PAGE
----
National Treasure, legendary Australian country singer, and groundbreaking Aboriginal musician Jimmy Little has passed away this morning at home in Dubbo aged 75.
Born in 1937 as James Oswald, ‘Jimmy’ paved the way for a number of Aboriginal entertainers with his track ‘Royal Telephone’, released in 1963, becoming the first song by an Indigenous performer to top the pop music charts.
He enjoyed a string of hits during that period including ‘Danny Boy’, ‘El Paso’, ‘Baby Blue’, and ‘One Road’ which was written by Barry Gibb from the Bee Gees.
According to News Limited, Little had been battling illness for a long period before his death, suffering kidney failure in 2004 before receiving a successful transplant. His wife, Marjorie Rose Little, died last year.
Over the course of his career he released 10 studio albums including the popular Messenger in 1999 which saw Little tackle a number of modern Australian rock classics from the likes of Paul Kelly, the Church, Crowded House and Nick Cave.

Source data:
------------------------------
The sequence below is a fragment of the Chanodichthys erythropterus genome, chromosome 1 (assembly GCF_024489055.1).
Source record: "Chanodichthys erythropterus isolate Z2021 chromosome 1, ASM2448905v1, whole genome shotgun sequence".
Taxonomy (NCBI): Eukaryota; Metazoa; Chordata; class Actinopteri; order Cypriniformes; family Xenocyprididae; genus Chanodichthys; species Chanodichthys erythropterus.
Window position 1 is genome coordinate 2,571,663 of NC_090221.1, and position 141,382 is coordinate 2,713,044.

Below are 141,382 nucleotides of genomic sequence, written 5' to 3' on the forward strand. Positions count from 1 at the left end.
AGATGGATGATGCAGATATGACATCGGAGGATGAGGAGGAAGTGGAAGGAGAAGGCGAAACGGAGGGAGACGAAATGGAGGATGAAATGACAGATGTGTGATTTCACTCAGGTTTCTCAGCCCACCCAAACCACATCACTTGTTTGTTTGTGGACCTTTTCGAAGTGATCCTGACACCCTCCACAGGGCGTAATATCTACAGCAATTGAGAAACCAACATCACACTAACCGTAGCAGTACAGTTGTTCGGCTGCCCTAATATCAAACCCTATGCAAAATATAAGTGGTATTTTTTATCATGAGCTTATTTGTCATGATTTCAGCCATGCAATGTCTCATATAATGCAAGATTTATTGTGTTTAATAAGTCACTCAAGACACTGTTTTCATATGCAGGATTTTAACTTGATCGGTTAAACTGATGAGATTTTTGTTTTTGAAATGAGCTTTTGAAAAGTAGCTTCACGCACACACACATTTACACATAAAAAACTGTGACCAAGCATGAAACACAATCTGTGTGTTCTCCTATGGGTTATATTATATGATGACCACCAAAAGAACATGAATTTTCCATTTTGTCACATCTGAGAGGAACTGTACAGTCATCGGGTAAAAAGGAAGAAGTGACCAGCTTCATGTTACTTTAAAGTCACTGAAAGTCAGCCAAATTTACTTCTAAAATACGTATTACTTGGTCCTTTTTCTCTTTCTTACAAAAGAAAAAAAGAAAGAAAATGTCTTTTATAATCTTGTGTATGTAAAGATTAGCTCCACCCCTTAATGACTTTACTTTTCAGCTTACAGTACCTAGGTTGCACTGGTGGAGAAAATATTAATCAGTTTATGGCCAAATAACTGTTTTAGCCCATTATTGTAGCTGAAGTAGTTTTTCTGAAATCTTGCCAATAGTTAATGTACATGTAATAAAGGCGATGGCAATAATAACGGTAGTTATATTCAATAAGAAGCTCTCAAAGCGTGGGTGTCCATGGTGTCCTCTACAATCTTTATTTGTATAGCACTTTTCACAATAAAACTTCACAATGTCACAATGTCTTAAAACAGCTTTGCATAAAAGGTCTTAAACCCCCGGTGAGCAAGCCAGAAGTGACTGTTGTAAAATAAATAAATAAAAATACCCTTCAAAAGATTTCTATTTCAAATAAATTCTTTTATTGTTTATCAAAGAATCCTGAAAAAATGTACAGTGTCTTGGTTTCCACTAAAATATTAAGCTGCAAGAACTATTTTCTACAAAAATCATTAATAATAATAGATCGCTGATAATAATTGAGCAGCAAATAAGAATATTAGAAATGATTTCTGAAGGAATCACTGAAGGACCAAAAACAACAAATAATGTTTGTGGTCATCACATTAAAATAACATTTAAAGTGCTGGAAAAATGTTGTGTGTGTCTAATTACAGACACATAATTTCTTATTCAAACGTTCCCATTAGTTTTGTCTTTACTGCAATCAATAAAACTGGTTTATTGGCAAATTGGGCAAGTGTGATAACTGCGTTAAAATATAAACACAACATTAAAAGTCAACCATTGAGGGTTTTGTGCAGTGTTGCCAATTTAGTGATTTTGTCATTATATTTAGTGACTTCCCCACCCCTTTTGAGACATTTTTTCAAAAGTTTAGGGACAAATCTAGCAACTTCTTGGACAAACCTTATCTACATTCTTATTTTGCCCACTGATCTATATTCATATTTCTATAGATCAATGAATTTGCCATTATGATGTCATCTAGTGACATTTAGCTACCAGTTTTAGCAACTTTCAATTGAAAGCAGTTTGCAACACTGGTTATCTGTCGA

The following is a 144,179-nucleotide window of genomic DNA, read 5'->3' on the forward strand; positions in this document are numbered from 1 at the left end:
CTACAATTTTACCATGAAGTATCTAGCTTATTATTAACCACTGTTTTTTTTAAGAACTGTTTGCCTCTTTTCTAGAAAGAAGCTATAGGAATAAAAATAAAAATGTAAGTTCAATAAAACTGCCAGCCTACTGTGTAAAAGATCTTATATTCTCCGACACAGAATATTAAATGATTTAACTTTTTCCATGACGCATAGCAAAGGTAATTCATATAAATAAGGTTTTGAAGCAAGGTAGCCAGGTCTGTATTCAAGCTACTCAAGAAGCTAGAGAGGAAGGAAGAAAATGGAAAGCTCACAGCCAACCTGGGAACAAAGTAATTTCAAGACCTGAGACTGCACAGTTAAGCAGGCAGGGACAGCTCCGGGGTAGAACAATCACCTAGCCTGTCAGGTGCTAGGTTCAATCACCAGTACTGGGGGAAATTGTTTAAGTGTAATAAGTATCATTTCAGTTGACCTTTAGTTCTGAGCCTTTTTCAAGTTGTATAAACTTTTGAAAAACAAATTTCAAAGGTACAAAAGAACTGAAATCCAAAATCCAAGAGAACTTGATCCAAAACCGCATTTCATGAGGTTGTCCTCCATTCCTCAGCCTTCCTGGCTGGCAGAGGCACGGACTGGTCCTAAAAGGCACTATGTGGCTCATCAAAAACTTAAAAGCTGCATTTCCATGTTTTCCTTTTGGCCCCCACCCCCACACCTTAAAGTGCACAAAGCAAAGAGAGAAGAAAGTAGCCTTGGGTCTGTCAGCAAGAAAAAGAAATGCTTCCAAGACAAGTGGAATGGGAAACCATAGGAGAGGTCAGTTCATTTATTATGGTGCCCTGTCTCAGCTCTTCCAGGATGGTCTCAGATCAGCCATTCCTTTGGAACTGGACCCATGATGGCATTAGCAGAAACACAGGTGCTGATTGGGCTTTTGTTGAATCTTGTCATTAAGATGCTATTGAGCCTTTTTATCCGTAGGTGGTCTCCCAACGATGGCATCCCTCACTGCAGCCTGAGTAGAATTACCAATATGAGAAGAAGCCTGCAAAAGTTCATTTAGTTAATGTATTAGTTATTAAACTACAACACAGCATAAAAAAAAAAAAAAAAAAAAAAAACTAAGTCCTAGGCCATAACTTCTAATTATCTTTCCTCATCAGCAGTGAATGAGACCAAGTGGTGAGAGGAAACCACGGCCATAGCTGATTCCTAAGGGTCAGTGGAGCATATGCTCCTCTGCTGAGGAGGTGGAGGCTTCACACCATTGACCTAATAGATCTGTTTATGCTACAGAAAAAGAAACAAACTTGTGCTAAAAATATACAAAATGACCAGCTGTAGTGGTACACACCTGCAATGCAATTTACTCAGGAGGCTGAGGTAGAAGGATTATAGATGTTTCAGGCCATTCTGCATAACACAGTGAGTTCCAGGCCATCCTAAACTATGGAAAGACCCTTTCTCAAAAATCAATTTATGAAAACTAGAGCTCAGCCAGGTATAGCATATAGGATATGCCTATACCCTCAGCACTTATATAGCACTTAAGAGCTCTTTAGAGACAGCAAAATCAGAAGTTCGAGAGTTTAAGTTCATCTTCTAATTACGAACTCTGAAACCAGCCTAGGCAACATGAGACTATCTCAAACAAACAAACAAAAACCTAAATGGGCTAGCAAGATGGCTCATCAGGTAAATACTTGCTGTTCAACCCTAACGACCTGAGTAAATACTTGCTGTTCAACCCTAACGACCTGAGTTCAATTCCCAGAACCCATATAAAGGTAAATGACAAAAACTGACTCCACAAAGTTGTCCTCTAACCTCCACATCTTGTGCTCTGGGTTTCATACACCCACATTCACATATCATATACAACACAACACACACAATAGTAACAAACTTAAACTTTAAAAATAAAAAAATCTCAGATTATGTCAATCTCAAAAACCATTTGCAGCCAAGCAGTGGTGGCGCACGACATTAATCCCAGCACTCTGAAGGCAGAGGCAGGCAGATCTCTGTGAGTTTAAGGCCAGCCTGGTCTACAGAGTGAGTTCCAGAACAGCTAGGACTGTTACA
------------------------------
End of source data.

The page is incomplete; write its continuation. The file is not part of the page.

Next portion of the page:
On his last album, 2004’s Life’s What You Make It, Little again decided to tackle a number of modern tracks including those by Neil Young, P.J. Harvey, Brian Wilson, Red Hot Chilli Peppers, Curtis Mayfield, and more.
He was inducted into the ARIA Hall of Fame in 1999, following the success of the album Messenger, adding to the long list of accolades he collected over the years such as National Living Treasure, Order of Australia, and APRA’s Ted Albert Award.
“Music is surely the only language truly caressed by every tongue, treasured across every culture, equally by young and old,” Little reflected in 2003.
“It has been my greatest wish in life to experience the best of people, across all boundaries and to give the best of myself alike, and so music has carried me softly and naturally into a life where much of this wish has been fulfilled.”
Following on from his kidney transplant, in 2006 he started The Jimmy Little Foundation to try and increase the life expectancy of indigenous Australians in regional and remote areas.
The foundation was just the latest in a long career fighting for better health and education of indigenous Australia, something that saw him win Aboriginal of the Year in 1989, and the Australia Council’s Red Ochre Award in 2004.
Our thoughts are with his friends, family, community, and fans.Write a Letter to the Editor